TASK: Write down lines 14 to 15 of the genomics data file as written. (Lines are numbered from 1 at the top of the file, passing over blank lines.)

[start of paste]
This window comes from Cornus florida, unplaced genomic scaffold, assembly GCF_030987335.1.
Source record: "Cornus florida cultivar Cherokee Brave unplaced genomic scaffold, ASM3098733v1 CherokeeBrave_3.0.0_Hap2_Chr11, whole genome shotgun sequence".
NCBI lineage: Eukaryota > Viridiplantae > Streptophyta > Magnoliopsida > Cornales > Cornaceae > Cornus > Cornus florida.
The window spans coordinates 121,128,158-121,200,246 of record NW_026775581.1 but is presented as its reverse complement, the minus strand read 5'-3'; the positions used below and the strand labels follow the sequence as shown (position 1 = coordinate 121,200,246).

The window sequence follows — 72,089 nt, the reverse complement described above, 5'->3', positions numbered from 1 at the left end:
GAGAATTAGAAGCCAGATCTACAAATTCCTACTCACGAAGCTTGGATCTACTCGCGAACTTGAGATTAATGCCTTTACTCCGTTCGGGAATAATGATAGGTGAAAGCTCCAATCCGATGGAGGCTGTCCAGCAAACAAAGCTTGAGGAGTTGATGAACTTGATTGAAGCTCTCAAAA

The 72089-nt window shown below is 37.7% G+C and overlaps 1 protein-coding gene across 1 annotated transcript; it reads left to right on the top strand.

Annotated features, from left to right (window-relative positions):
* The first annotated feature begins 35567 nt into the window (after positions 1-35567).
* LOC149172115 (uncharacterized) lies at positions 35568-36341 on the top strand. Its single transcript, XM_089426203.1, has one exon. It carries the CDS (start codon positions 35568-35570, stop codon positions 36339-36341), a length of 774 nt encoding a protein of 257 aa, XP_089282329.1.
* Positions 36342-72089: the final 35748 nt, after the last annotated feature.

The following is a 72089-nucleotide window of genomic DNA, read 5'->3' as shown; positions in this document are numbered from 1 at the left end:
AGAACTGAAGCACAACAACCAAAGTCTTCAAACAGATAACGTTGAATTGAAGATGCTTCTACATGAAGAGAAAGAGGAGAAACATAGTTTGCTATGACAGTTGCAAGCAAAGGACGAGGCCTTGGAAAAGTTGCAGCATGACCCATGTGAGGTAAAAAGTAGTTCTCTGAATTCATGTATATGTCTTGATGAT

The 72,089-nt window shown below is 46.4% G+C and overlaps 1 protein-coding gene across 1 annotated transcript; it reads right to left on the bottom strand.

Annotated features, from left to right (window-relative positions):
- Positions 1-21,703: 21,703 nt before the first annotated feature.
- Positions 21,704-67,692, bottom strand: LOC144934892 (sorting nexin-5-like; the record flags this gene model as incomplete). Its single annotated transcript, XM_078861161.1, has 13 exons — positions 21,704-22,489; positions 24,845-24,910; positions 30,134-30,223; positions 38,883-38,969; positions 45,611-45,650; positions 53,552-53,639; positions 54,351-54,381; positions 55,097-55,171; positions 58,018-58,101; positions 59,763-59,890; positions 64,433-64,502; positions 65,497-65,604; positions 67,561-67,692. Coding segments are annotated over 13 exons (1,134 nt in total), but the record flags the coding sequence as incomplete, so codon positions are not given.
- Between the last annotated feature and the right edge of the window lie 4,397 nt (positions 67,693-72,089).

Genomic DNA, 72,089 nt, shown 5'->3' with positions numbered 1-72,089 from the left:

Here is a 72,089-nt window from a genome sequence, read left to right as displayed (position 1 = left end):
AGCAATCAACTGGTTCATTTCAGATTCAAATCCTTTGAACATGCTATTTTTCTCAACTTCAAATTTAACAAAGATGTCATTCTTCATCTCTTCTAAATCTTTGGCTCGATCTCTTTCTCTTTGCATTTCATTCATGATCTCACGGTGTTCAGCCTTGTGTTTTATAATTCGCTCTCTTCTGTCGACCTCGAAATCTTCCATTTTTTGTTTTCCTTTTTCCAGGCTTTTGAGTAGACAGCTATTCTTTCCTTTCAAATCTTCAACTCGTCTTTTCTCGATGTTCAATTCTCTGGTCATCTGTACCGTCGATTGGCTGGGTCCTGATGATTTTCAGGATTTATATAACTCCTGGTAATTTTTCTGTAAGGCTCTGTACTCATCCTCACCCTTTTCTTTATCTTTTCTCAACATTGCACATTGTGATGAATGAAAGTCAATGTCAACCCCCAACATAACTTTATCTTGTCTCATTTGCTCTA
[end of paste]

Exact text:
The 72,089-nt window shown below is 46.4% G+C and overlaps 1 protein-coding gene across 1 annotated transcript; it reads right to left on the bottom strand.

Annotated features, from left to right (window-relative positions):